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Did you zero the meter with it close to where you were clamping? In DC mode, other magnetic fields can influence DC clamp meters quite a lot. So best to zero it close to the cable, then clamp on.

But as tanis says - if you're clamping on the main battery cable (or ground), it could be other things sucking the amps too.

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It sounds about right to me, at the very least I'd expect over 10 Amps per heater. I had a Peugeot 406 HDi company car a few years ago and with additional kit installed if it was left for more than 4 days (like over a bank holiday weekend) it would need a jump start. When the ignition was first switched on, it would crank over fine but not start as the heaters hadn't had time to do their thing. If I turned the ignition on and waited for the glow plug light to go out, I could see the panel lights dim as the heaters drew the last remaining current from the battery so then it would no longer have enough to spin it over on the starter.

I'd be more concerned if it was drawing a lot less as that would suggest that not all of the glowplugs were working.

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Joined: Jan 16 2017
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Morat wrote:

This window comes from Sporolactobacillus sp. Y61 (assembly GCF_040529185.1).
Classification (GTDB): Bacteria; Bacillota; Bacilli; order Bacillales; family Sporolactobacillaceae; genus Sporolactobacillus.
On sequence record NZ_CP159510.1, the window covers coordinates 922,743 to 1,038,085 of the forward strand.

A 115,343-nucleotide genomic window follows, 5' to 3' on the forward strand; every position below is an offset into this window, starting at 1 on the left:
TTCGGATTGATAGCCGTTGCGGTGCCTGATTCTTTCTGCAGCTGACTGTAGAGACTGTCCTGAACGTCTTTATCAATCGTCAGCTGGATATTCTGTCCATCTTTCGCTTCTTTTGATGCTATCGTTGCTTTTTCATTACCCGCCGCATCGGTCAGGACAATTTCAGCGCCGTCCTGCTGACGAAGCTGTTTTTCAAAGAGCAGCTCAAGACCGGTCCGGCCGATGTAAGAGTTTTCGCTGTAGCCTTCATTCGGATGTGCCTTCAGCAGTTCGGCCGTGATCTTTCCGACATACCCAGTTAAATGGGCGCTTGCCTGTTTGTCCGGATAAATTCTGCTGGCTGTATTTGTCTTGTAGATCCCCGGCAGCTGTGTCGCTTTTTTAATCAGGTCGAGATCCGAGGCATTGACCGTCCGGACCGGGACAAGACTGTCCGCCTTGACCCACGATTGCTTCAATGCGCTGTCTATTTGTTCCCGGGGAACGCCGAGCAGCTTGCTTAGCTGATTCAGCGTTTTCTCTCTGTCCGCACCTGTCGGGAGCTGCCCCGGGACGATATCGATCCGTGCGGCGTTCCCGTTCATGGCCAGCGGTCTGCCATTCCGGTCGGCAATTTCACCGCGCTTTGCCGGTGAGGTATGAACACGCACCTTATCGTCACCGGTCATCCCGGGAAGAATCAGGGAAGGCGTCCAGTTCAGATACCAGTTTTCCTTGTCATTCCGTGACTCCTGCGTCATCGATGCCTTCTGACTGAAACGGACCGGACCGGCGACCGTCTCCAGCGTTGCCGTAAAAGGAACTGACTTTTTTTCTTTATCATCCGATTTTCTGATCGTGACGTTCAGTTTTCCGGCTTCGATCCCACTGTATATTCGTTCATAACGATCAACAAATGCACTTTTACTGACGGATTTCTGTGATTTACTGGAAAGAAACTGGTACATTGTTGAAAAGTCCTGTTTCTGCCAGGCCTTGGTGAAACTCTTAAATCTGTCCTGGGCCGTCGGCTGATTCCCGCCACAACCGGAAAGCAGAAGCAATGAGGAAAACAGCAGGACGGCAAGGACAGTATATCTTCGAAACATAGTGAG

Sloth wrote:

Sounds about right for a setup where they are all switched on at the same time. Some newer cars pulse them individually, which had me really confused how they were getting away with a weedy main feed to the control unit until I worked it out.

What is the advantage in that? Surely it just means that it takes longer to heat all the cylinders? Or do they shove $MANY_AMPS down each one for a very short time?

Thick wire is more expensive, and if your producing thousands of them it makes a difference.
Lower current draw on the battery probabbly a good thing as well, given you'd be pulling loads out to run the starter afterwards. Might be just enough to make the battery last a bit longer or manage to start when it otherwise wouldn't.

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Joined: Mar 14 2017
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Meter was zerod yes and placed around the battery earth cable. Interestingly I get different figures depending on which direction the instrument faces?

Either way, I am feeling comfortable with the current draw. The vehicle is acting in a similar manner as described for the peugeot, you can hear the ABS pump labour and see the dash lights lose some of their sparkle as the battery discharges.

As you may have guessed I am suffering from a flat battery issue. However, in my case I suspect the battery is at fault. Unfortunately Halfrauds little battery test box does not agree and so they are so far refusing to honour the 5 year guarantee (battery is not quite three years old yet).